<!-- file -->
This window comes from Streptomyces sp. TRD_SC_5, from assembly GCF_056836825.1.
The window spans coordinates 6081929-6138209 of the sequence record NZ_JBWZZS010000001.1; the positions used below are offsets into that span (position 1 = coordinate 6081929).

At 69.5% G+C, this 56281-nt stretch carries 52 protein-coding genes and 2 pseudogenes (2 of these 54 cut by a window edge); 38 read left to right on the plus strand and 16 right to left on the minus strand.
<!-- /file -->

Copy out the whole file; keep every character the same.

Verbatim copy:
This window comes from Streptomyces sp. TRD_SC_5, from assembly GCF_056836825.1.
The window spans coordinates 6081929-6138209 of the sequence record NZ_JBWZZS010000001.1; the positions used below are offsets into that span (position 1 = coordinate 6081929).

At 69.5% G+C, this 56281-nt stretch carries 52 protein-coding genes and 2 pseudogenes (2 of these 54 cut by a window edge); 38 read left to right on the plus strand and 16 right to left on the minus strand.